Senate Majority Leader Mitch McConnell (R-Ky.) introduced a resolution on Oct. 22 urging Republican President Donald Trump not to follow through on his planned withdrawal of all American troops from Syria.
McConnell said on the Senate floor that the resolution is backed by other Republicans, naming Armed Services Chairman James Inhofe (R-Okla.), Intelligence Chairman Richard Burr (R-N.C.), Judiciary Chairman Lindsey Graham (R-S.C.), and Foreign Relations Chairman Jim Risch (R-Idaho).
“Withdrawing from Syria will invite more of the chaos that breeds terrorism and creates a vacuum our adversaries will certainly fill,” McConnell said from the Senate floor.
“The Senate needs to speak up. We cannot effectively support our partners on the ground without a military presence.”
The resolution “acknowledges hard truths and focuses on our strategic interests in the Middle East. Our resolution acknowledges the vital role that our Kurdish and Arab Syrian partners have played in rooting out and destroying the ISIS caliphate. It condemns Turkey’s decision to escalate hostilities in Syria, warns against the abandonment against our allies and partners in Syria, and urges President Trump to rethink his invitation for President Erdogan to visit the White House,” McConnell said.
“It also acknowledges Turkey’s legitimate national security concerns emanating from the conflict in Syria, and the significant risk to the United States if such a strategically consequential ally were to fall further into Moscow’s orbit. It recognizes the grave consequences of U.S. withdrawal, the rising influence of Russia, Iran, and the Assad regime, and the escape of more than 100 ISIS-affiliated fighters detained in the region.”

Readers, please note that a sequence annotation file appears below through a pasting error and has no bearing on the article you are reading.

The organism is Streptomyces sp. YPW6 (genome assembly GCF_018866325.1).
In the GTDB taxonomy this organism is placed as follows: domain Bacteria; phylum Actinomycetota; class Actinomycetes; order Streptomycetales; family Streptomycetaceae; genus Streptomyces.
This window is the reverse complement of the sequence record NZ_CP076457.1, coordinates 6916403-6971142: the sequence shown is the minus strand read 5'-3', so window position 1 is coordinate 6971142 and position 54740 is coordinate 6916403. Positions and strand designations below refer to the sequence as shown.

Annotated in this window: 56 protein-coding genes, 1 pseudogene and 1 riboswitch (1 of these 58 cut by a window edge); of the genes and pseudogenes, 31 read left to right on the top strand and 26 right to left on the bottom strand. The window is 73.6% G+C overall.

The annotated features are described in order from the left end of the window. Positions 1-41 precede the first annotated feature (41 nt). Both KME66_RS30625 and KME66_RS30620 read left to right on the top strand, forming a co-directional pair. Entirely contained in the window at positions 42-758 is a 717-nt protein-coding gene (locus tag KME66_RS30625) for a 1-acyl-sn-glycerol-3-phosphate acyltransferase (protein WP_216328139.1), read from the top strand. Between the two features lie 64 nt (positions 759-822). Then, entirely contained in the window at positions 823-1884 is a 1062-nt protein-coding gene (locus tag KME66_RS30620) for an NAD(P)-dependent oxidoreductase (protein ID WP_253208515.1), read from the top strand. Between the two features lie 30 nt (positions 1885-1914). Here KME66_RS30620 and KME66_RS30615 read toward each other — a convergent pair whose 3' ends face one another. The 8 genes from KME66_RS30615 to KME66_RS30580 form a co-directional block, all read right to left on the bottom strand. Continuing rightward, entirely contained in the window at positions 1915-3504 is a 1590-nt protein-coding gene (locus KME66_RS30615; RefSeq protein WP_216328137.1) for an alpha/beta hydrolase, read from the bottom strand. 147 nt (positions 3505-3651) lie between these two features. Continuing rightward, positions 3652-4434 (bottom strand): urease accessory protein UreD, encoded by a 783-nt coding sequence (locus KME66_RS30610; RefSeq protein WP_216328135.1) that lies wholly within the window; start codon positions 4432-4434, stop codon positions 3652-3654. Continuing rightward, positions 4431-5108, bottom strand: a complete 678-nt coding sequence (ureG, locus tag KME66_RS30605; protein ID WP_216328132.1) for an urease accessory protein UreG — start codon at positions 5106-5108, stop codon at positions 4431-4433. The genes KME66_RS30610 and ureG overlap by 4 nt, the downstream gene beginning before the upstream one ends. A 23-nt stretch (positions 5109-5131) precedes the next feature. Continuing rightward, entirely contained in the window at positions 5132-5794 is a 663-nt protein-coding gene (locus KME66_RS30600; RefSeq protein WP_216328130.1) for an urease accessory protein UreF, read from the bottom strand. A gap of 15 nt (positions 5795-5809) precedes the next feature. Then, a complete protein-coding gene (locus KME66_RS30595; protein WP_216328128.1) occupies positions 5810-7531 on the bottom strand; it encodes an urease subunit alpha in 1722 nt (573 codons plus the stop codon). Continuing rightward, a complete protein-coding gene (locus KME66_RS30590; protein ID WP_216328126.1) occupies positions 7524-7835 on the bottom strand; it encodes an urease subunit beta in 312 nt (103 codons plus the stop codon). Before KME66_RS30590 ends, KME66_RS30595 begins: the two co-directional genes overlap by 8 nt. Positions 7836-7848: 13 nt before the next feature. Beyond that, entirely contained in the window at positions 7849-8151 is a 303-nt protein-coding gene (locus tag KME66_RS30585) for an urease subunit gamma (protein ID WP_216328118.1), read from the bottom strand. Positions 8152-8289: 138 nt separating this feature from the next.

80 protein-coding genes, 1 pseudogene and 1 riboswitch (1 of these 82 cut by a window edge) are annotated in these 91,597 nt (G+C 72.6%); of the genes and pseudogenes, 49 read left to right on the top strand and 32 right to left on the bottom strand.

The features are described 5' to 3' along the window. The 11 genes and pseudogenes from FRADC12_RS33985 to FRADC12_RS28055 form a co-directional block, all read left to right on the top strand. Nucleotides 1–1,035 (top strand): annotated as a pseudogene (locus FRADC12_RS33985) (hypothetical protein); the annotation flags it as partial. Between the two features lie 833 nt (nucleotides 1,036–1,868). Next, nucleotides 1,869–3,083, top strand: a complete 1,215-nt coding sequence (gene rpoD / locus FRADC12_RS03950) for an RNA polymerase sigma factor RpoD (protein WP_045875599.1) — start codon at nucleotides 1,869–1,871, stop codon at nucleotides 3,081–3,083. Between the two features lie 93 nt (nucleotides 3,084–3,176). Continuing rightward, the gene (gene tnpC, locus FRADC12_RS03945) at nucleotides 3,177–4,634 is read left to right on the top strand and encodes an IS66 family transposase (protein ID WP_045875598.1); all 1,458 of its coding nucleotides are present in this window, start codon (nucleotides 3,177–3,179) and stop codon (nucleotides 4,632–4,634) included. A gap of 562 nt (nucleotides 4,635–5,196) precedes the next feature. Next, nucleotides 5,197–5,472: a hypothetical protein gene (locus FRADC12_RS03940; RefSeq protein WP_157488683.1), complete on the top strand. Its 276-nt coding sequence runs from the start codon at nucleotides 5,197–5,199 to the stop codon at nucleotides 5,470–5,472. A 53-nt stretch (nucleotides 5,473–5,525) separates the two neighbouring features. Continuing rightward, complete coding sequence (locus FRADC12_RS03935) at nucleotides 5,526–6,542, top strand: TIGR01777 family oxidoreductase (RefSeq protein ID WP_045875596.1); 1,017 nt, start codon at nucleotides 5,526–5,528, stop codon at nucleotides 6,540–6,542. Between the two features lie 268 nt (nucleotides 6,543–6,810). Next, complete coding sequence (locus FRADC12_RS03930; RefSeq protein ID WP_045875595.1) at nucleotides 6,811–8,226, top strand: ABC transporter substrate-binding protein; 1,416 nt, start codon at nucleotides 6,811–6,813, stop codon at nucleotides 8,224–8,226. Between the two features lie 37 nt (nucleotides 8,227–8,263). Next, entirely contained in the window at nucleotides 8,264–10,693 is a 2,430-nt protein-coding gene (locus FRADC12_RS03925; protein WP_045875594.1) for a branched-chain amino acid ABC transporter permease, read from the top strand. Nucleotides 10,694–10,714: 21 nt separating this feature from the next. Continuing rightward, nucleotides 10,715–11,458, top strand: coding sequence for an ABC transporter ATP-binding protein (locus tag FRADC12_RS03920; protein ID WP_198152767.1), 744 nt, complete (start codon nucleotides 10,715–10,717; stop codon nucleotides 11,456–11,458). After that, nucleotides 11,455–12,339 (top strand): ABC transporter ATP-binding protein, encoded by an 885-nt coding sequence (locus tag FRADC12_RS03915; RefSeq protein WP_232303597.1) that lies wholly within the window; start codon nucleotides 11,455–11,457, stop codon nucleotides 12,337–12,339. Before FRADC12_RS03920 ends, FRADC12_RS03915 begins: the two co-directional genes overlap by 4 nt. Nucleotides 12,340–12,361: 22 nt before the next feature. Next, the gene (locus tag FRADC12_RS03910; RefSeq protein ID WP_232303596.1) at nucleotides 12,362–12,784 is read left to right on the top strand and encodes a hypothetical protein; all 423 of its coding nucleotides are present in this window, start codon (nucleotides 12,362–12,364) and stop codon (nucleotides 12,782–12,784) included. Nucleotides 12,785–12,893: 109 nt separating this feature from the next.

McConnell said that President Barack Obama’s retreat from Iraq let al-Qaeda thrive, adding that he was “encouraged by press reports” that the Trump administration “is considering retaining a military presence” in Syria “to keep the pressure on ISIS.”
McConnell said he was introducing “a stronger resolution” than the one that passed the House last week.
The House passed a resolution on Oct. 16 “opposing the decision to end certain United States efforts to prevent Turkish military operations against Syrian Kurdish forces in Northeast Syria.”
Trump said on Monday in Washington that he doesn’t think it’s necessary to leave American troops in Syria. Responding to critics who say the United States should protect the Kurds, Trump said: “We’re working with the Kurds. Good relationship with the Kurds, but we never agreed to protect the Kurds. We supported them for three-and-a-half, four years. We never agreed to protect the Kurds for the rest of their lives.”
Defense Secretary Mark Esper said in Afghanistan the same day that a limited number of troops may remain in the country to secure oil.